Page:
German finance minister Wolfgang Schaeuble has said discussions on revising the treaty to secure the eurozone's architecture will begin after the May EU elections.
"After the EU elections the debate about treaty change will be back on the table. The federal government will plead for institutional improvements, at least in the eurozone. The monetary union needs a joint finance- and economic policy, with corresponding institutions," Schaeuble said in an interview with Handelsblatt published on Thursday (27 March).
He repeated his call for a eurozone parliament and a permanent chief of the Eurogroup, the informal gathering of eurozone finance ministers.
Schaeuble made similar comments in a speech in the Belgian city of Bruges the same day and in a joint op-ed with his British counterpart, George Osborne, published in the Financial Times.
Schaeuble subscribed to the idea that further eurozone integration should not become a disadvantage for the countries outside the euro.The British government is seeking support for its own reformist agenda, which revolves around Prime Minister David Cameron's attempt to renegotiate the terms of UK's membership of the EU, culminating in a referendum on whether the country should remain in the Union.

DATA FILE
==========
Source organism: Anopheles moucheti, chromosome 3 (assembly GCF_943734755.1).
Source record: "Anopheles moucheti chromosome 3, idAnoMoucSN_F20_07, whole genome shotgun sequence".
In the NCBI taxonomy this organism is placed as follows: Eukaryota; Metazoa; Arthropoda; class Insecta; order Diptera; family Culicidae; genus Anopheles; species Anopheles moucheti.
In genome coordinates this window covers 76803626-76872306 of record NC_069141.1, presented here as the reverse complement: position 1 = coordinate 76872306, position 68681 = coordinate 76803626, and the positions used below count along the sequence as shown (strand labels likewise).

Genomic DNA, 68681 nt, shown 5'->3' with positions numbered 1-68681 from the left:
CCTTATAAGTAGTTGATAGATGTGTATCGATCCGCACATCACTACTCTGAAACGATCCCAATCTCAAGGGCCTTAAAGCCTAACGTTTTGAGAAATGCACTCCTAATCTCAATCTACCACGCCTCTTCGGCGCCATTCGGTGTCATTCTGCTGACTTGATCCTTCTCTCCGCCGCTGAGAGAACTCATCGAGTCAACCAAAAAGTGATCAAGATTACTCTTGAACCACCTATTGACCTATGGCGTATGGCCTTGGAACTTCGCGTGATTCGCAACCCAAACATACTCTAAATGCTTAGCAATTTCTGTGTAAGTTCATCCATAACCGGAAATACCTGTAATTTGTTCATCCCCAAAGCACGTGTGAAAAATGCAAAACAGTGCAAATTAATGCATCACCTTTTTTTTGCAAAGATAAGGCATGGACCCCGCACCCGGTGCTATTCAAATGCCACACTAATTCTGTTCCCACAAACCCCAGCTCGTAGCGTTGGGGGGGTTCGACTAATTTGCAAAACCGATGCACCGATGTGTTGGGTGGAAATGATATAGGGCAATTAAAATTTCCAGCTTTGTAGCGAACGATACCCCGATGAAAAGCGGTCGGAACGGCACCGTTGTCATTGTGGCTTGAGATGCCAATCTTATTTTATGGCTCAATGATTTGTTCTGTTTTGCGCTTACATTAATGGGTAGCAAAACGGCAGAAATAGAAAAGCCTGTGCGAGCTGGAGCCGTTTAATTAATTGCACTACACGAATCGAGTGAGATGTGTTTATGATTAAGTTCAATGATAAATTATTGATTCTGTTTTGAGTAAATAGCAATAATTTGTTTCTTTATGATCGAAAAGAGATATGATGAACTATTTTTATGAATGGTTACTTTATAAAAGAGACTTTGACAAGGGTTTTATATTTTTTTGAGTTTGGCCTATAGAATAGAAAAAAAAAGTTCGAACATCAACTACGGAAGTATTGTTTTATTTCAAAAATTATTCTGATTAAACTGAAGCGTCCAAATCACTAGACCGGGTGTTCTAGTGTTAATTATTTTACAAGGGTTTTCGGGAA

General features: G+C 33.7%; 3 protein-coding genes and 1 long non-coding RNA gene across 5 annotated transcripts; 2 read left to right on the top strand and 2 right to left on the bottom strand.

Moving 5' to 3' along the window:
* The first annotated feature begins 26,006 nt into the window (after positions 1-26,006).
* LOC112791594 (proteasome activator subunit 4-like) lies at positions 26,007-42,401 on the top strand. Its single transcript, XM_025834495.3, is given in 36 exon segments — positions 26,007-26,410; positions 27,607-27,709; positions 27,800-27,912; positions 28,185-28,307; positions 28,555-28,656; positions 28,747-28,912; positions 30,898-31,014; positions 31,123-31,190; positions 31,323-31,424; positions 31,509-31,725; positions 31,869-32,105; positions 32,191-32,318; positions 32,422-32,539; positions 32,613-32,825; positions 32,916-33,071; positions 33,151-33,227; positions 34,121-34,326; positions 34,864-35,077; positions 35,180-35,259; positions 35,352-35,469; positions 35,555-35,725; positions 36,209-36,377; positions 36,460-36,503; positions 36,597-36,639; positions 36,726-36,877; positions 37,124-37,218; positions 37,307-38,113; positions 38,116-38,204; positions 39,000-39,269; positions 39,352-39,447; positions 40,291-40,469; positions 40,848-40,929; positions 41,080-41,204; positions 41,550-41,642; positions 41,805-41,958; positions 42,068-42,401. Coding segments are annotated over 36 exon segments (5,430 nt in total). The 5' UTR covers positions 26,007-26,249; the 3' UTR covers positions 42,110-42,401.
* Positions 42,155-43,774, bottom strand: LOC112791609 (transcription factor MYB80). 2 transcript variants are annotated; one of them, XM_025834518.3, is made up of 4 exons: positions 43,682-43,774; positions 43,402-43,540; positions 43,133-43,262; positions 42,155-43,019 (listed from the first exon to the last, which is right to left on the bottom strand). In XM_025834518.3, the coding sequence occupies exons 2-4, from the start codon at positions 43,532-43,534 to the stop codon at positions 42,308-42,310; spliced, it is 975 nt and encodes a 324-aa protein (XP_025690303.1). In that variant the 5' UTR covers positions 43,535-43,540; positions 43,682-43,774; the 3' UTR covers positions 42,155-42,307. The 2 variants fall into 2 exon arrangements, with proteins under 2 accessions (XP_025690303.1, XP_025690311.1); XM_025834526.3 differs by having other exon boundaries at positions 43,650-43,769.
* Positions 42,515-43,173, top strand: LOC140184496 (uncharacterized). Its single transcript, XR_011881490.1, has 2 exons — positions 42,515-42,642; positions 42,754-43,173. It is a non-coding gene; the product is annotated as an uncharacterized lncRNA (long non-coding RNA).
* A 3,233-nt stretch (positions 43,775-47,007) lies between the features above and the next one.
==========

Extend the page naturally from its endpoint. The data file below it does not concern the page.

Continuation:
“So future EU reform and treaty change must include reform of the governance framework to put euro area integration on a sound legal basis and guarantee fairness for those EU countries inside the single market but outside the single currency,” the two ministers wrote.
The Conservative government in Britain, traditionally close to business and banking interests, is concerned that the nascent banking union in the eurozone and further regulation of the financial system will impact London's financial powerhouse.
Speaking at Bruges' College of Europe, Schaeuble sought to allay these fears, saying that "as long as the UK will not join the eurozone, maybe we can find a two-speed solution,” FT reports.
But in a self-promotion video posted on YouTube, Schaeuble also said that "freedom needs rules and boundaries."
"I also fell to the temptation of deregulation, deregulation, deregulation. And in the end, financial markets destroyed themselves. And who had to rescue them? The stupid politicians, who suddenly were good enough for that. That's why we are applying the lessons learnt and create rules. They don't like it, but it has to be," the German finance minister said.
Source : http://euobserver.com/eu-elections/123661